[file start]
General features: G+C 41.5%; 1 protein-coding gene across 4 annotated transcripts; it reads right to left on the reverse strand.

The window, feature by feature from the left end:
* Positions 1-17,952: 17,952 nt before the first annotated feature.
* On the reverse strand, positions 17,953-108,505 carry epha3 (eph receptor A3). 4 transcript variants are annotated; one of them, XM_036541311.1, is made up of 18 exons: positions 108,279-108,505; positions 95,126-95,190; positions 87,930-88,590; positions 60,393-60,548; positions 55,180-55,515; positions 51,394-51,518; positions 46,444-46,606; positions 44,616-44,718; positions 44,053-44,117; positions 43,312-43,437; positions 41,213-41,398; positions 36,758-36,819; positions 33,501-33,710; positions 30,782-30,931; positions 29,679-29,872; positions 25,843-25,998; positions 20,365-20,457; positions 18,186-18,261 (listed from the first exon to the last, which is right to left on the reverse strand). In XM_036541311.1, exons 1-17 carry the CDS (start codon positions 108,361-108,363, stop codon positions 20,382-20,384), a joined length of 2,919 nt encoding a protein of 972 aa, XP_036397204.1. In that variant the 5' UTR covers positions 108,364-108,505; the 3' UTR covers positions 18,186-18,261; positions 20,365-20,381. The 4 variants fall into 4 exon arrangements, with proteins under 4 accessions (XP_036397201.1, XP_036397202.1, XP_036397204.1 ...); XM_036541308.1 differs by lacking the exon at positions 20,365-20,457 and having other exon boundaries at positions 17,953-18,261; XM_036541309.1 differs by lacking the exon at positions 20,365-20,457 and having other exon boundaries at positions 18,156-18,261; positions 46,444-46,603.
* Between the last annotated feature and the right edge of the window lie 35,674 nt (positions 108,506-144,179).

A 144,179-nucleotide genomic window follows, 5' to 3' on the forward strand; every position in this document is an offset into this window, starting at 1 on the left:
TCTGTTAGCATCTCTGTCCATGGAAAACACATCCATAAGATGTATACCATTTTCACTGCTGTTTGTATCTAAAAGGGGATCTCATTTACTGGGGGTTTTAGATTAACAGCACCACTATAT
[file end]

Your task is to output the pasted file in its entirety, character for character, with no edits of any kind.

General features: G+C 41.5%; 1 protein-coding gene across 4 annotated transcripts; it reads right to left on the reverse strand.

The window, feature by feature from the left end:
* Positions 1-17,952: 17,952 nt before the first annotated feature.
* On the reverse strand, positions 17,953-108,505 carry epha3 (eph receptor A3). 4 transcript variants are annotated; one of them, XM_036541311.1, is made up of 18 exons: positions 108,279-108,505; positions 95,126-95,190; positions 87,930-88,590; positions 60,393-60,548; positions 55,180-55,515; positions 51,394-51,518; positions 46,444-46,606; positions 44,616-44,718; positions 44,053-44,117; positions 43,312-43,437; positions 41,213-41,398; positions 36,758-36,819; positions 33,501-33,710; positions 30,782-30,931; positions 29,679-29,872; positions 25,843-25,998; positions 20,365-20,457; positions 18,186-18,261 (listed from the first exon to the last, which is right to left on the reverse strand). In XM_036541311.1, exons 1-17 carry the CDS (start codon positions 108,361-108,363, stop codon positions 20,382-20,384), a joined length of 2,919 nt encoding a protein of 972 aa, XP_036397204.1. In that variant the 5' UTR covers positions 108,364-108,505; the 3' UTR covers positions 18,186-18,261; positions 20,365-20,381. The 4 variants fall into 4 exon arrangements, with proteins under 4 accessions (XP_036397201.1, XP_036397202.1, XP_036397204.1 ...); XM_036541308.1 differs by lacking the exon at positions 20,365-20,457 and having other exon boundaries at positions 17,953-18,261; XM_036541309.1 differs by lacking the exon at positions 20,365-20,457 and having other exon boundaries at positions 18,156-18,261; positions 46,444-46,603.
* Between the last annotated feature and the right edge of the window lie 35,674 nt (positions 108,506-144,179).

A 144,179-nucleotide genomic window follows, 5' to 3' on the forward strand; every position in this document is an offset into this window, starting at 1 on the left:
TCTGTTAGCATCTCTGTCCATGGAAAACACATCCATAAGATGTATACCATTTTCACTGCTGTTTGTATCTAAAAGGGGATCTCATTTACTGGGGGTTTTAGATTAACAGCACCACTATAT